0

Are these sentences correct

I have loved you since I knew you [since (a point of time)]

means I'm still in love or very recently broke up. But what does

I loved you since I knew you [since (a point of time)]

mean? The use of the past simple indicates a "finished" action so I don't understand this sentence.

1

The sentence should be:

I have loved you [ever] since I met you.

Knowing someone continues indefinitely. By contrast, meeting someone takes place at a specific point in time, which is what you want to express.

This sentence is not correct:

I loved you [ever] since I met you.

but you might hear it in careless speech.

-1

The first phrase looks right. We use the present perfect to talk about things in continuing state. For example :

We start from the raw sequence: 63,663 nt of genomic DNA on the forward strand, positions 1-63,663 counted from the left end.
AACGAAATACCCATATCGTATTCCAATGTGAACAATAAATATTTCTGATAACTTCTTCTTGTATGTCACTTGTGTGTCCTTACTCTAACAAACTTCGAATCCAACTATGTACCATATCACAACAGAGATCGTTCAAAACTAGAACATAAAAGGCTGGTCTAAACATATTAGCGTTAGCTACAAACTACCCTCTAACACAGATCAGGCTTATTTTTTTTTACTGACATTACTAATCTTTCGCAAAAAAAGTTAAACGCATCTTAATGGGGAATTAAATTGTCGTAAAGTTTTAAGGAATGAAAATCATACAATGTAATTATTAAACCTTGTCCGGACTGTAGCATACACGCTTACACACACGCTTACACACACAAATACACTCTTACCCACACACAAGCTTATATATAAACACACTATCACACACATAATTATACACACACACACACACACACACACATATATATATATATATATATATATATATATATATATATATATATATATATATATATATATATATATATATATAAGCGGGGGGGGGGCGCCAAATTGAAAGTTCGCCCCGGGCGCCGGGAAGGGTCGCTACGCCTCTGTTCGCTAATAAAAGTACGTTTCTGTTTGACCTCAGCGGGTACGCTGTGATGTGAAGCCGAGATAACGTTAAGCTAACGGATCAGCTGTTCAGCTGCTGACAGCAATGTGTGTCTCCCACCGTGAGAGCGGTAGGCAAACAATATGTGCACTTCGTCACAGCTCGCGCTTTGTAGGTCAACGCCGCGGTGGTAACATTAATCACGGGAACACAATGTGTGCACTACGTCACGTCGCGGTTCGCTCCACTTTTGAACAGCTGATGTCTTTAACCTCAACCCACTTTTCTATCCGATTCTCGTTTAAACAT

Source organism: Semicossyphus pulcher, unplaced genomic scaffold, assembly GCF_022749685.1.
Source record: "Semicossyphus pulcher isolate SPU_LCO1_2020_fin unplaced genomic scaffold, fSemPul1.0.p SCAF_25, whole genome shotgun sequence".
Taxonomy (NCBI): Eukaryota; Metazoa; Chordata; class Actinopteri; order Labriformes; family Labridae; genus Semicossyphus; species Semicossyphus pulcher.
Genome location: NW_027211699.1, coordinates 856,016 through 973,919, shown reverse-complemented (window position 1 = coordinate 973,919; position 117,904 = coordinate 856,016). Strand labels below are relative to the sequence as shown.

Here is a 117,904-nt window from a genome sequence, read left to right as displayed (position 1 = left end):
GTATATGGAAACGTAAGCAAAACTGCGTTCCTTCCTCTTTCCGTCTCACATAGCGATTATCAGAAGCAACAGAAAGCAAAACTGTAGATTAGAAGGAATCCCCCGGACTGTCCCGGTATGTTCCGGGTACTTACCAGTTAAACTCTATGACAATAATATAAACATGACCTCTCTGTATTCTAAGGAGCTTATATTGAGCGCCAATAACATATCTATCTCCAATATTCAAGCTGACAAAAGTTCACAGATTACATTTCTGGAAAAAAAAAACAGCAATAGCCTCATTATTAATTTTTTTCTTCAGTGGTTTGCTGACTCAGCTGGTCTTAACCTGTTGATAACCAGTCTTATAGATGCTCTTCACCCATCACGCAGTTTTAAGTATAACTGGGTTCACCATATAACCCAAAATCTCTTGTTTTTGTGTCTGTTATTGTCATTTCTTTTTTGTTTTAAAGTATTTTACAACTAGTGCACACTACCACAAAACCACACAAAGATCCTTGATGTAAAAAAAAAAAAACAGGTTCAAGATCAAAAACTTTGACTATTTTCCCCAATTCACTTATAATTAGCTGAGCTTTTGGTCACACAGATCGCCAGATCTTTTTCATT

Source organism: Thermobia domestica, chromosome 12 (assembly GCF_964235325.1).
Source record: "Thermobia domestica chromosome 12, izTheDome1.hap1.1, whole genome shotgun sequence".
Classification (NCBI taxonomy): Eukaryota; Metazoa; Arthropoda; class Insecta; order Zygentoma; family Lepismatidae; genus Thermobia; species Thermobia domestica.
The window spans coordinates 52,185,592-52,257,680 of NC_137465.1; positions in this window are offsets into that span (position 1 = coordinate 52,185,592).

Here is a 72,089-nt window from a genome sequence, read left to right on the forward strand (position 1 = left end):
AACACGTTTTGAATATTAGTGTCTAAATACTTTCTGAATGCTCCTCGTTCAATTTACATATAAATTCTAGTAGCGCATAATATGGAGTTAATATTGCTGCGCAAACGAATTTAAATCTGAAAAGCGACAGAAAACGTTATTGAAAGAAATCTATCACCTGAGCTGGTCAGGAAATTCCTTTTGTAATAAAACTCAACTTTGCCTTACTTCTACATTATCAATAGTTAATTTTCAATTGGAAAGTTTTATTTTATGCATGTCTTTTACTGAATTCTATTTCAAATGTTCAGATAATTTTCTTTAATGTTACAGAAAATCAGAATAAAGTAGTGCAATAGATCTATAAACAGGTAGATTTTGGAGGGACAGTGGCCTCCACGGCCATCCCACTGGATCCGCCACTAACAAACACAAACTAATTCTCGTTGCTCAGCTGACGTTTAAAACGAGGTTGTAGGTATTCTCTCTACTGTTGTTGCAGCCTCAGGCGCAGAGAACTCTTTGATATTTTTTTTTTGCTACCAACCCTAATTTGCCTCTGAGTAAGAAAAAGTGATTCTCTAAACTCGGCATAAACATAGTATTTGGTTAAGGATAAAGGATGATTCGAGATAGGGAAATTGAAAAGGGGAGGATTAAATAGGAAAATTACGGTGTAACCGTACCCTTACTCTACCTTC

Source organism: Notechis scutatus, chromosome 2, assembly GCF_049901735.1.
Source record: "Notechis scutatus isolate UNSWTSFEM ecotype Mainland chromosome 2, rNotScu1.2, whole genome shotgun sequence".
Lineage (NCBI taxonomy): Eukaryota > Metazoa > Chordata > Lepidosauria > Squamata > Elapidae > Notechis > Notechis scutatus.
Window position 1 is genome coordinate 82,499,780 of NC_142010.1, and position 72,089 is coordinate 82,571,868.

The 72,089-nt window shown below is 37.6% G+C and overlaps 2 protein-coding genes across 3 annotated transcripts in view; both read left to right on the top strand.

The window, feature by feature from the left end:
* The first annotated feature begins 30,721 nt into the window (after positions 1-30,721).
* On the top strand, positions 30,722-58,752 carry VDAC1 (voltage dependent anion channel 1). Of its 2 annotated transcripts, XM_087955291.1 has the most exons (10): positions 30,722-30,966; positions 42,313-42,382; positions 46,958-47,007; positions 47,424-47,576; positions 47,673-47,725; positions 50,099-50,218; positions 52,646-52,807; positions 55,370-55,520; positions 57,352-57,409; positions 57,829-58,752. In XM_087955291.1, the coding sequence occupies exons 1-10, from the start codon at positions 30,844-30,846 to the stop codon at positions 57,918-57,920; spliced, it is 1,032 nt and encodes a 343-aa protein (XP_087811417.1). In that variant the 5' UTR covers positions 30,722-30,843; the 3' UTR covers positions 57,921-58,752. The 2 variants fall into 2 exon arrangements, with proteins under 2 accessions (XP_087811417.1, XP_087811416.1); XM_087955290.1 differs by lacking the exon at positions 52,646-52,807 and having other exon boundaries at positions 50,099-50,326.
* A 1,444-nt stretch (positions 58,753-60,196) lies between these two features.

My professor has loved math since he is eight.

By the way, if you would like to exprime an idea of break up, you should used the simple past that exprime a finished action. In this case your phrase means that you still love her.

I have an idea about the second phrase but it might be wrong.

I loved you since I knew you

Means "I like you from the first time we met".

  • 2
    Those are not right. You cannot say the first because the is is wrong, and you cannot say the second because know does not mean met in English. – tchrist Sep 29 '15 at 11:52
  • Ok, at least I tried. – jr28 Sep 30 '15 at 16:24
  • You can correct "is" to "since the age of eight" and the second sentence can be "I love you as long as I know you" or "I have loved you since the time I met you". – SovereignSun Apr 1 '17 at 5:30

Your Answer

By clicking “Post Your Answer”, you agree to our terms of service, privacy policy and cookie policy

Not the answer you're looking for? Browse other questions tagged or ask your own question.